This Monday (28 January) was European Data Protection Day – a good reminder for the business community that we have to earn the trust of the people that use our products and services through good business practices and strong privacy controls.
But at a time when the information and communications technology industry is one of the few sectors of the European economy that is still growing, the European Commission's proposal for a new data-protection regulation threatens to unravel the digital ecosystem, putting jobs and growth at risk and potentially stifling Europe's capacity to innovate.
The Industry Coalition for Data Protection believes the Commission's current proposal to revise Europe's data-protection rules would undermine our ability to deliver high-quality products and services tailored to the needs of our customers. If implemented, the new rules would have an immediate effect on the financial viability of online businesses, expected to account for 5.3% of gross domestic product in G20 countries by 2016.
The proposal would also limit business's ability to innovate in the future. Ultimately, European consumers would have less choice than consumers in other parts of the world, who will enjoy a greater choice of products and services that are more closely tailored to their needs.
We understand and agree that it is time to revise privacy regulations. But in their haste to push forward new data-protection rules, European policymakers are not giving adequate consideration to the practical implications of their proposals and to the rich variety of activities that depend on data collection and processing. Nor are they taking into account the speed of changes in technology and the business environment, and the impact on Europe's competitiveness and capacity to innovate.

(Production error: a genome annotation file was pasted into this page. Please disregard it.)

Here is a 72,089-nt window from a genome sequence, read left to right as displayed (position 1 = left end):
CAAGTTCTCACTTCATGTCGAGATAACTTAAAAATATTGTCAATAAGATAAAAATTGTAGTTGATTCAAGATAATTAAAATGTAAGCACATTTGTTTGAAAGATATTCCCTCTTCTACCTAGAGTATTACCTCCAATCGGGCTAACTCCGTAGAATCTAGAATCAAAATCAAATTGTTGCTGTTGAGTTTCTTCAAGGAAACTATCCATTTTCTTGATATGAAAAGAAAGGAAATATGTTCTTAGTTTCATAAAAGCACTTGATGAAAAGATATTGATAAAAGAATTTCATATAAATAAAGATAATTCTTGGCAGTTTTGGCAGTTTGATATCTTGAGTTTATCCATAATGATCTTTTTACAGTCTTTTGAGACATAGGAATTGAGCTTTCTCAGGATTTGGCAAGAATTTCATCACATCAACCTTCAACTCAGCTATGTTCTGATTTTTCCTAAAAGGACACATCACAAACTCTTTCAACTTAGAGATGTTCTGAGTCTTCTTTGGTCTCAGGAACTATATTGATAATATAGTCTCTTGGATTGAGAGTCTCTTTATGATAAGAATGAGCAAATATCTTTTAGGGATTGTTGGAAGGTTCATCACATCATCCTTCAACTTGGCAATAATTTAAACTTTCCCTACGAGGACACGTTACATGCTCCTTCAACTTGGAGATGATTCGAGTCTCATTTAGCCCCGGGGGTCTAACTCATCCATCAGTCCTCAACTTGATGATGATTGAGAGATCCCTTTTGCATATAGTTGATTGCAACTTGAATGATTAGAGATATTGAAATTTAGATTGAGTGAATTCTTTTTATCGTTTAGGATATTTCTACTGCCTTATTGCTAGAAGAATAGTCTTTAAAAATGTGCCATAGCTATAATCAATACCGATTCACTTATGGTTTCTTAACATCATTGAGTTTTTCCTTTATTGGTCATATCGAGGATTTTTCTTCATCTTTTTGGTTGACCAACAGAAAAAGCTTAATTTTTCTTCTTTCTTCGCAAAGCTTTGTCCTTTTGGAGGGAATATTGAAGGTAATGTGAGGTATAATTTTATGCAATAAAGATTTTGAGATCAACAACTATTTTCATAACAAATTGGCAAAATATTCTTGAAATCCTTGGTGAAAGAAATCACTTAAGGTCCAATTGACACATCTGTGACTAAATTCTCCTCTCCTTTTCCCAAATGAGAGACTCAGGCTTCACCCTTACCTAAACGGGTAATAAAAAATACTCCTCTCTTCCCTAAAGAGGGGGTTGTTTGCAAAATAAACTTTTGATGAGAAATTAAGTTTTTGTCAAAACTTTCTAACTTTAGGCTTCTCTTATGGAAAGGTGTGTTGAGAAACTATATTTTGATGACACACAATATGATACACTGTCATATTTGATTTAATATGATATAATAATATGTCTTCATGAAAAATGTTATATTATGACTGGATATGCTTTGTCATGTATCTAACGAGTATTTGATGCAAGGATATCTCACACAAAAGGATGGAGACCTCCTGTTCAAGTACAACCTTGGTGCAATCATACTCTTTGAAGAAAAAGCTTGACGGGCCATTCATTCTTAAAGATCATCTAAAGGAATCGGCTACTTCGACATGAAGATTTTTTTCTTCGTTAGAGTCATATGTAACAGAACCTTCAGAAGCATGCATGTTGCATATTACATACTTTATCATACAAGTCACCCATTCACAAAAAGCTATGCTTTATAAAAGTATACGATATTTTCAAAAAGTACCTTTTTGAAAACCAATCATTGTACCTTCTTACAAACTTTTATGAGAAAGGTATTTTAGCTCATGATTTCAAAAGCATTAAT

The current proposal provides few meaningful new rights or protections to consumers, but it does significantly increase red tape and jeopardise the European digital economy.
What Europe needs is a balanced regulation that supports innovation and technological development while serving the needs of consumers who want high-quality, competitively priced products and services, provided by companies that have earned their trust. The data-protection framework should focus on accountability – not overly prescriptive legislation.